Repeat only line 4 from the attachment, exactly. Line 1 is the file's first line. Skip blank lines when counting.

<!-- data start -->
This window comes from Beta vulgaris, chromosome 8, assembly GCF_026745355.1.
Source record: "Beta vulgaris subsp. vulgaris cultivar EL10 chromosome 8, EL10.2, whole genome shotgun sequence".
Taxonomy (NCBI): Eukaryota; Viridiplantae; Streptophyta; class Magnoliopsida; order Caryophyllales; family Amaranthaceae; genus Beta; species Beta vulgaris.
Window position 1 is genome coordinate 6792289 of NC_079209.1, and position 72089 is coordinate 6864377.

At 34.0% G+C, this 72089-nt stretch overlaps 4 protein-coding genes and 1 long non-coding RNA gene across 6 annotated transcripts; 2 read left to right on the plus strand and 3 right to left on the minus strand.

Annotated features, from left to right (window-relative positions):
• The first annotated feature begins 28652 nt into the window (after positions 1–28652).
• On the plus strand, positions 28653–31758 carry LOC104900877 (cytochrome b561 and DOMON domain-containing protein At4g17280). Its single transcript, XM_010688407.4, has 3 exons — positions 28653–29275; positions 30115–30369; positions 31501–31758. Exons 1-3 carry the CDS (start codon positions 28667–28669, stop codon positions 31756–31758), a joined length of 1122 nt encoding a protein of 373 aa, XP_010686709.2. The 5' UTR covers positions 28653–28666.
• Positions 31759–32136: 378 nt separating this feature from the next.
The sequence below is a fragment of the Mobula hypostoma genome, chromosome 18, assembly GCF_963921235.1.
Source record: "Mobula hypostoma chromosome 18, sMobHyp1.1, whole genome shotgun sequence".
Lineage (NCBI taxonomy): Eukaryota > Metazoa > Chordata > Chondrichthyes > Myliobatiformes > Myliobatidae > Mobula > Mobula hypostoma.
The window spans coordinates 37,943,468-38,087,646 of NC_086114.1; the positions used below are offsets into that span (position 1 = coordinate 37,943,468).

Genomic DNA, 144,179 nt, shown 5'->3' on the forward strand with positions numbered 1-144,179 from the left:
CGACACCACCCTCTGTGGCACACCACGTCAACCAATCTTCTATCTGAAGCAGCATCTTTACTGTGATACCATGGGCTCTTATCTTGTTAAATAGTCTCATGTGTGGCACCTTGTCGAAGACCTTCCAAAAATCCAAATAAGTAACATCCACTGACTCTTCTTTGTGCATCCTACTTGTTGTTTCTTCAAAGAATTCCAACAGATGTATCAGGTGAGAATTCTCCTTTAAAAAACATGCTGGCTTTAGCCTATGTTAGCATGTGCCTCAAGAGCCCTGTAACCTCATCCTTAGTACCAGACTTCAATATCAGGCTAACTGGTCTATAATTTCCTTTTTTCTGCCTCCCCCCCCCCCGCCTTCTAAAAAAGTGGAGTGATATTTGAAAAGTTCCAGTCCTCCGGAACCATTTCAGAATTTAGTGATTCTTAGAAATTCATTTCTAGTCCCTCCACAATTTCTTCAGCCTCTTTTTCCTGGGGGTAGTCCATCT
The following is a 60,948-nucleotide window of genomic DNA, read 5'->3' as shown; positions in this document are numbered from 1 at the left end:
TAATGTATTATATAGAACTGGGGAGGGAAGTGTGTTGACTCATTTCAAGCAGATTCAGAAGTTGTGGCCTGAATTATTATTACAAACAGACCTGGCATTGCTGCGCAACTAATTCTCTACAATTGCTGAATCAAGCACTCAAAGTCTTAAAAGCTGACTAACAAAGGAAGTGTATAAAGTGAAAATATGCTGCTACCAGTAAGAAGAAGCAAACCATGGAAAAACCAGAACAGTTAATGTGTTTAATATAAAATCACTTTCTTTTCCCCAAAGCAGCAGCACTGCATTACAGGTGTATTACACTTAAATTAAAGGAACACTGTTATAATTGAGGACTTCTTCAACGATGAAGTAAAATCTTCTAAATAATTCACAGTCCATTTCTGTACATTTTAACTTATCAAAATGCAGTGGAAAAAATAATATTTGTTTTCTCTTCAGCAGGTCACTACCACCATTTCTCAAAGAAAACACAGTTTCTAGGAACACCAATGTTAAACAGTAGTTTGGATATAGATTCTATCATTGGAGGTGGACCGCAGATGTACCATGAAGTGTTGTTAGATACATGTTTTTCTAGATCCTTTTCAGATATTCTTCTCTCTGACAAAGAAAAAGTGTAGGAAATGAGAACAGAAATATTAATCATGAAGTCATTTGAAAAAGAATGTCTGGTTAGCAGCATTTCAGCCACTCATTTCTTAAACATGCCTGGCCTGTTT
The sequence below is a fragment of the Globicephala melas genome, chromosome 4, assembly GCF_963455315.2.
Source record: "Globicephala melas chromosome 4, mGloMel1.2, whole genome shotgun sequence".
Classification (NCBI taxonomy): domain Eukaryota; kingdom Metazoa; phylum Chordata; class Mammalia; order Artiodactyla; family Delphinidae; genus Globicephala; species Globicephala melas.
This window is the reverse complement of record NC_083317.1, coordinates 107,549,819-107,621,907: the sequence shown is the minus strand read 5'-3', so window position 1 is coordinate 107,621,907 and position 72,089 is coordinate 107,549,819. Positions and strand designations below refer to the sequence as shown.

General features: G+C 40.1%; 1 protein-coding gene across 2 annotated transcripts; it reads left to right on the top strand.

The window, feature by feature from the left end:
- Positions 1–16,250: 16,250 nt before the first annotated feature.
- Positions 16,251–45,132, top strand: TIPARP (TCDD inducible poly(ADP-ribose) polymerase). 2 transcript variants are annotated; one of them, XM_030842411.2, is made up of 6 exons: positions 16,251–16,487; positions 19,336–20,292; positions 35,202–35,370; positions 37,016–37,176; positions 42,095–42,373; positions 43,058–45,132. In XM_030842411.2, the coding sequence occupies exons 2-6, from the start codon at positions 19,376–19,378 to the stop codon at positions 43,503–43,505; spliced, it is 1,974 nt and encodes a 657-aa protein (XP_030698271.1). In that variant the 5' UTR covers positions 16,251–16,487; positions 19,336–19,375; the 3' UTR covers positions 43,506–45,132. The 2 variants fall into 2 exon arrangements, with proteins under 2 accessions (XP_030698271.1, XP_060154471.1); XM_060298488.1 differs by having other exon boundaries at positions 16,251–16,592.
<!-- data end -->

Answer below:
Window position 1 is genome coordinate 6792289 of NC_079209.1, and position 72089 is coordinate 6864377.